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Our Approach to Censorship is Wrong

RhetHypoNov 14, 2021, 12:20:22 AM

In a livestream I doubt that I could ever track down again, Nick Rekieta was asked some question about alternative media sites. To paraphrase, and assuming I recall this accurately, he said that while he does support alternative media, it is difficult to manage if you spread yourself thin across so many platforms. Each new account means one more thing to keep track of, and if you are producing any sort of content, the costs of time spent just posting the same thing on each platform can add up fast.

This is a thought that has bothered me for awhile, because I do think it is nigh inevitable that the current hegemony be replaced with something new, eventually. The problem is not only that each of these smaller start ups don’t really offer much return on investment in the meantime, but also that there is no guarantee that they will even survive to be that new hegemony. Platforms can rise and fall unexpectedly, and it is easy to get burned out when you invest a time into a new platform just for it to evaporate into the ether.

Which more or less encapsulates why censorship is so damaging, but I digress.

How can we solve this, though? Well, my thought was we look for ways of resolving this inherent bottleneck. Specifically, we want to make new social media sites as painless to use as possible, and streamline incorporating them into both ends of the digital content pipeline; production and consumption. We need to work smarter, not harder.

We need automation.

Part 1: I Really Don’t Want to Make Anything

While coding is a passion of mine, I’m actually not terribly interested in building something if there is something out there that already fulfills my purpose. My initial thought was If This Then That, or IFTTT, an automation service that allows you to create recipes for repetitive tasks. For example, make a post on one site, then there will automatically be a post made on another site. I was hoping I could make some recipes, use them to link Minds and other social media, distribute details for use by everyone, and move on with my life.

But things just can’t be that simple.

The problem is this does work… but lacks integration for less established social media sites. Now, it may be possible to set up a way to integrate with each new social media network, but at that point we are now creating a single point of failure for our automation. This would be less of a problem if the cost of getting each site setup was low, but I’m unsure if a third party can even do it. The forms for creating a service suggests to me that you integrate sites you own or are officially affiliated with… which makes sense.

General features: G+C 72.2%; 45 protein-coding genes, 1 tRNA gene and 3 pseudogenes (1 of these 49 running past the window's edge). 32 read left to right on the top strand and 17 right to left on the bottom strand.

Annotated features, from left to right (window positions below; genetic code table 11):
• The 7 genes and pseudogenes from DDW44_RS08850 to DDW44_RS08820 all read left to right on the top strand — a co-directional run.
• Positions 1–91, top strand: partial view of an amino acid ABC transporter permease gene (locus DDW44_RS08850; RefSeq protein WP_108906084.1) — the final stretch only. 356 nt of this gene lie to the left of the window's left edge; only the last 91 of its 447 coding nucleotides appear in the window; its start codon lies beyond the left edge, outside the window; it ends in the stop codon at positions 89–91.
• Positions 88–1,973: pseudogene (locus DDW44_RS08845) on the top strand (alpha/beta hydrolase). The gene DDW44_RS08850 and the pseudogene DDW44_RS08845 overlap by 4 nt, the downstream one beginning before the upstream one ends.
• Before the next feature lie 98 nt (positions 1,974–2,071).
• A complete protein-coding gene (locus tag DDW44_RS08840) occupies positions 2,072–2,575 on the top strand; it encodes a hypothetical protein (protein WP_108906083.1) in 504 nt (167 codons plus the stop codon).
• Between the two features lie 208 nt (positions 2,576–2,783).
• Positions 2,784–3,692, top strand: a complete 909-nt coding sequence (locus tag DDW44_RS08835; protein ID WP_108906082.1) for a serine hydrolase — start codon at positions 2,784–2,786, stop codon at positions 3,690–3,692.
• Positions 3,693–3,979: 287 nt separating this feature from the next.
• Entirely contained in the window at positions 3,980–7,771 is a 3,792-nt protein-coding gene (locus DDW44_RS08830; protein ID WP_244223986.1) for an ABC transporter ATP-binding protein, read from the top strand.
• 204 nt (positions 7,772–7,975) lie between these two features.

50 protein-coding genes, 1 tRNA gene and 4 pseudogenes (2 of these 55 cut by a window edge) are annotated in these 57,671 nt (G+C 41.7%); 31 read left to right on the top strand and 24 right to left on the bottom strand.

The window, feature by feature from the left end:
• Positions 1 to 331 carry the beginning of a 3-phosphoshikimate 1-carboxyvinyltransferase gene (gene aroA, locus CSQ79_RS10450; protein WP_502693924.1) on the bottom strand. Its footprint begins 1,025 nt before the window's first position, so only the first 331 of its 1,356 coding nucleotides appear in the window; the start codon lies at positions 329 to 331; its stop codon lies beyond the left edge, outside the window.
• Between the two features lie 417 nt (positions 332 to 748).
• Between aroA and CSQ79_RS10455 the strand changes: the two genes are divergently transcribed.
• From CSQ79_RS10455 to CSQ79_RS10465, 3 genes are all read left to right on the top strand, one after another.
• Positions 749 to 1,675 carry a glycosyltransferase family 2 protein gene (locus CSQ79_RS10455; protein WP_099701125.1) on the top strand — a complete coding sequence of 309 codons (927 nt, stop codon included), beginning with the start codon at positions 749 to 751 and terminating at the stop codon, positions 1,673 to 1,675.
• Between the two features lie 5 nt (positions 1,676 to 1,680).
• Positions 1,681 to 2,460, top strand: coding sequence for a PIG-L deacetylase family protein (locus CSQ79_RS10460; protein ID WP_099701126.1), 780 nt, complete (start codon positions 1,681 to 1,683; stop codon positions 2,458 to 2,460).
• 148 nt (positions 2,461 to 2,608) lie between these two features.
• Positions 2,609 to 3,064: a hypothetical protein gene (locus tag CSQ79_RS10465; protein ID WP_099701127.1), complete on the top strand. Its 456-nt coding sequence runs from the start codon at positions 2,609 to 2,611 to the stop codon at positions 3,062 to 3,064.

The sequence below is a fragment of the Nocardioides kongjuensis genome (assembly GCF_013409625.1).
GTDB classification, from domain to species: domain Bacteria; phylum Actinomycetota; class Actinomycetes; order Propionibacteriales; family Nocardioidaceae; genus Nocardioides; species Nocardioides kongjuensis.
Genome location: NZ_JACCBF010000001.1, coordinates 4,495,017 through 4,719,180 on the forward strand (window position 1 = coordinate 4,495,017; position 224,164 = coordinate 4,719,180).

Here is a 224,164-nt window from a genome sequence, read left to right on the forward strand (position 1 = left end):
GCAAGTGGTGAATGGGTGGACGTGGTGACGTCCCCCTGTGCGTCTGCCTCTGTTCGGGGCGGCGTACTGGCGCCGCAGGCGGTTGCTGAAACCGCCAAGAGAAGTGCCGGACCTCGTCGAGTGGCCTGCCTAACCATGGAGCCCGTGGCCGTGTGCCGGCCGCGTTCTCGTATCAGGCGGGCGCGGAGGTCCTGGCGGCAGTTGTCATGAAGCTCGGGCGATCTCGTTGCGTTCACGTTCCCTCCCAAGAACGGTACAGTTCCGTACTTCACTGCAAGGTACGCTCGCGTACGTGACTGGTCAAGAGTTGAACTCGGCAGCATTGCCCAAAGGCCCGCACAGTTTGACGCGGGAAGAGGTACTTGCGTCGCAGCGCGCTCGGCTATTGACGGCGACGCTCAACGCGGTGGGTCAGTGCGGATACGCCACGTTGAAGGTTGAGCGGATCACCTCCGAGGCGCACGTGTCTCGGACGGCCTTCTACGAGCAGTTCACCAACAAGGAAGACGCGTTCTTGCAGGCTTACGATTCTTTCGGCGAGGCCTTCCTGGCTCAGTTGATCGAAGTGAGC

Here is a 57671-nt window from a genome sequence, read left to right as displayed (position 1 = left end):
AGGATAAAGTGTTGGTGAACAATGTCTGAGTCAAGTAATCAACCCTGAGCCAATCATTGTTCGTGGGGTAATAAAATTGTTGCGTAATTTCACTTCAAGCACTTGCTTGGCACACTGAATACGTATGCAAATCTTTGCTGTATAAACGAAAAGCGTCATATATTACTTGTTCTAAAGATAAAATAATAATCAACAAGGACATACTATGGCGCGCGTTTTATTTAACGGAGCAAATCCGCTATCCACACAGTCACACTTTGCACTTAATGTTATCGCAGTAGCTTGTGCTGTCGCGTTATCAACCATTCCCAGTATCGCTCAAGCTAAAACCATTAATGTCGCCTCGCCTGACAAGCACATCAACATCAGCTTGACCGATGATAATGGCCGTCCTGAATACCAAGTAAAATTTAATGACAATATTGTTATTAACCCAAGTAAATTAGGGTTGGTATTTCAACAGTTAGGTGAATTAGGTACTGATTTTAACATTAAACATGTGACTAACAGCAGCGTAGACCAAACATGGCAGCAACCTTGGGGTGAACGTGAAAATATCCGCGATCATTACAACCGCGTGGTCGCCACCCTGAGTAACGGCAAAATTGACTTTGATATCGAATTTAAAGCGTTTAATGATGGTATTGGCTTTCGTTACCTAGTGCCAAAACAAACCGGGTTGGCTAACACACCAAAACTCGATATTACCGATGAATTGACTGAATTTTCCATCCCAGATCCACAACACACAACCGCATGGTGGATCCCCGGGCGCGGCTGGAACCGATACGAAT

Which is inconvenient if we want to be proactive. Getting people who are managing a new social media site to take on another responsibility is not a great strategy, in my mind. I want this to be enable the users, not further centralize things.

HOWEVER, as an aside, I want to emphasize that I shifted gears after mild frustration and aversion to trusting some third party with what could be an anti censorship strategy. If someone does have a way to integrate lesser known social media sites into an existing automation framework without a lot of effort, ifttt or otherwise, PLEASE let me know.

Part 2: Welp, I Guess I’m Doing This, But At Least It’s Been Done Before

It took me longer than it should have to realize that the idea of automatically interfacing with sites that don’t otherwise have any sort of API is not new. There is something called Selenium, no not the chemical element, that is used in test automation. Now, I’m less interested in running tests, and more interested in automatically navigating web pages. Selenium allows me to do this.

It didn’t take long to get something setup that allows me to start a browser and navigate to a site. I then started messing around with interfacing with the html, but I kept getting weird results that didn’t match what I was expecting. Eventually, I realized the problem, which turns out to be the first major hurdle in terms of automation.

Part 3: I Hate Javascript

A large number of modern sites use something known as Javascript. This allows content to load asynchronously after the page’s initial load, which is done for a variety of reasons. The problem is that the basic http request I make to the page will not return most of the content we are actually interested in, because the Javascript is still running to get it.